Sudan is a nation with enormous potential, but where the poverty and living standards of many of the people are among the worst in the world. The level of public services and investment has been eroded over the decades of war and conflict. Neither public nor private investments have reached poor and marginalised areas of the country, fuelling conflict and further impoverishment.
The JAM process resulted in substantial commitments from senior policy makers to invest in human development and poverty eradication, especially in marginalised areas of Sudan. Ambitious but credible targets were set – including access to drinking water, girls in school, credit for small farmers and land mine removal. Successful development in the Sudan will have to be based on partnerships – most importantly, as Michael Kevane points out in the preceding article, those of the Sudanese people themselves – but solidly supported by well-functioning public sectors and by the international community.
The JAM vision rests on the notion of the importance of an efficient, accountable public sector. Mr Kevane may not like it but this is now recognised by development practitioners and such major agencies as the World Bank as critical to sustainable development. It is not misplaced thinking but based on lessons learned from decades of experience of failed development. The role of the state in providing public goods is arguably even more critical in a post-conflict setting – in which needs are many, social capital is eroded and the risk of a return to conflict is high. Robust and flexible institutional solutions are needed as creating ad hoc aid delivery mechanisms leaves the country no better equipped to handle future challenges and perpetuates dependency on international assistance. Public spending is no panacea but neither can private investment solve everything.
Prioritising needs is always a challenge. The UN has an extensive list of immediate needs for which financing is sought on an annual basis. However, the final JAM report focused on the long term and what is needed to meet the aspirations of the Sudanese in terms of rural development, education, health and water by building sustainable structures. Sudan will not be able to emulate the progress that nations like Tanzania or Mozambique are making towards the Millennium Development Goals as long as it lacks effective structures needed for modern development.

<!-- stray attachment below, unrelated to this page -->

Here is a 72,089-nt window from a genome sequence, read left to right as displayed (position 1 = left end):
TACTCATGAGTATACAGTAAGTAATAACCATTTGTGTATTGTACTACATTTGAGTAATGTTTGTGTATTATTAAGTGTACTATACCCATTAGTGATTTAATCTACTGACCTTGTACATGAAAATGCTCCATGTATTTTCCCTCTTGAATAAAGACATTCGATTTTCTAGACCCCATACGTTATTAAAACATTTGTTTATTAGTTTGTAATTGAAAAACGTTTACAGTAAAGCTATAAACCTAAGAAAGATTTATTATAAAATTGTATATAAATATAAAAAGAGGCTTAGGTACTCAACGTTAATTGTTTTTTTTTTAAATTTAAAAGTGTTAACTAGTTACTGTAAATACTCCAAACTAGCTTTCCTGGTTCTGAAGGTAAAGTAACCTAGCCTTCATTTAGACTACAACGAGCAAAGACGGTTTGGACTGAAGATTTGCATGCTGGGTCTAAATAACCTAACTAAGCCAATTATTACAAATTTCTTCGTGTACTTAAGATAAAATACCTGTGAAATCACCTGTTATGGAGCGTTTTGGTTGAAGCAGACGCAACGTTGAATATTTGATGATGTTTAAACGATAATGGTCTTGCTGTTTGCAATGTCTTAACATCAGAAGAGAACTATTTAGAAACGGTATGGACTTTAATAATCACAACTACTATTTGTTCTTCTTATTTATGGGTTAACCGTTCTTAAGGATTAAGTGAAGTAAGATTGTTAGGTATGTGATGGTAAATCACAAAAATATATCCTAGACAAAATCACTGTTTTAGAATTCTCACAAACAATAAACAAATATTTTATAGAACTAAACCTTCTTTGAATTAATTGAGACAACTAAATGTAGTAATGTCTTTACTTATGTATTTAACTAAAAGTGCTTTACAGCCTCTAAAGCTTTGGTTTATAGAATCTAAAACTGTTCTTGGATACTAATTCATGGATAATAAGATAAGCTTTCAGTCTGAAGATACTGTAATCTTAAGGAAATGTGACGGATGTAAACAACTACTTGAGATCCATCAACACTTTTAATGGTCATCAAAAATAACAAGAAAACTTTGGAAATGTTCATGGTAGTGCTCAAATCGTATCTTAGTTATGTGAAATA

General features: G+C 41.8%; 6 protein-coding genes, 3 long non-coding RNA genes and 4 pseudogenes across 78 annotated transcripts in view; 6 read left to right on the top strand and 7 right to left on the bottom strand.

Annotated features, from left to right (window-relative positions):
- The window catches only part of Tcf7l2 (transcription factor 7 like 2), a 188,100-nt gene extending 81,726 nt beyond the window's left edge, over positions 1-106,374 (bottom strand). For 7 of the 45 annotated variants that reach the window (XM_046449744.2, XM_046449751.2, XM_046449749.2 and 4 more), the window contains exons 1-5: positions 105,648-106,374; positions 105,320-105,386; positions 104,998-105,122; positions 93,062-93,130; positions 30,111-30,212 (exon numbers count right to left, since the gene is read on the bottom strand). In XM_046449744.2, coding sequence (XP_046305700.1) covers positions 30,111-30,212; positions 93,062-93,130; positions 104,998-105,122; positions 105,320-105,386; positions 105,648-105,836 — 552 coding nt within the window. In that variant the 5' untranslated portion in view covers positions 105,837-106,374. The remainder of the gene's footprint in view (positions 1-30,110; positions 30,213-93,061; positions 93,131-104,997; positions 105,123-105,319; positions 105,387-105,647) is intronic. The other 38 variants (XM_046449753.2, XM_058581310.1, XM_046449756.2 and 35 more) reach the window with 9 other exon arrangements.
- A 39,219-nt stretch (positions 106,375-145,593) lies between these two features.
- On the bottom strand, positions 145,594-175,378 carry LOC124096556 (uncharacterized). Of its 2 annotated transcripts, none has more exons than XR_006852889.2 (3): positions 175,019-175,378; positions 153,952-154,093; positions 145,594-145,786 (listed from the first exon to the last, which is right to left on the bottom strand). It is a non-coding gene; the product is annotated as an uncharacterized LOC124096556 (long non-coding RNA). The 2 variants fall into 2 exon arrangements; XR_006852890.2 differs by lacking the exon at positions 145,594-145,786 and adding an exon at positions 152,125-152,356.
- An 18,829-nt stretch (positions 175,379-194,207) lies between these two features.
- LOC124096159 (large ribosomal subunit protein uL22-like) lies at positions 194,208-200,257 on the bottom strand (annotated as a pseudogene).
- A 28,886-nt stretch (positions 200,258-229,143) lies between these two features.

Making monetary tradeoffs among a host of competing priorities is, of course, always difficult and arouses controversy. Critics should note that the JAM budgeting process was comprehensive, used a bottom-up approach, employed well-researched costing methods and was based on 15 months of continuous dialogue between Sudanese partners and international experts. To clarify details on how much funding was allocated to a particular activity or sector within the eight Cluster teams and 20 JAM sub-sectors requires analysis of all the three Volumes, including the Result Matrices. Many areas of interest – like gender and conflict prevention – run across the Clusters, sub-sectors and geographical areas.
Those interested in analysing the JAM materials – all of which are online – would find:
· There is a substantial allocation – equivalent to $20 per person pa directly to local authorities in the South to meet local community needs. The vision of decentralisation enshrined in the CPA and the community-driven recovery approach emphasised in the JAM aim to permanently shift the locus of decision making.
· Restoring and strengthening justice and rule of law are prioritised. Such activities are set out in Clusters 1, 2, and 7 and entail allocation of about 8-10% of total JAM funds. This indicates the importance attached to them as many of these activities are normally ‘software’ (capacity building, awareness raising, sensitisation etc) and thus considerably cheaper than such ‘hardware’ support as construction of roads and railways.
· There are major programmes to support women and girls throughout the report, including proposals for scholarships for every schoolgirl in southern Sudan. Within the judiciary, special funds are allocated for gender equity.
· The allocation for the Central Bank is primarily to promote the new currency. This is a practical measure to facilitate markets in the South (where the simultaneous circulation of several currencies inhibits trade) and to unify the country in accordance with the wealth sharing protocol, a key element of the CPA.
Consolidating a still-tenuous peace requires a rapid and visible redress of the underlying structural causes of conflict and underdevelopment. Redistribution of wealth must be accompanied by an overhaul of the governance apparatus. Without these issues very firmly on the table, long-term development and poverty reduction will never succeed in Sudan. Handing out cash, while leaving the rules of the game unchanged, does not equal empowerment or promote sustainable poverty reduction.
Jeni Klugman was Co-Team Leader of the Joint Assessment Mission, Sudan. See pp.. for her article on capacity building in southern Sudan. Email: email@example.com. Maude Svensson is a Senior Consultant with the World Bank. Email: firstname.lastname@example.org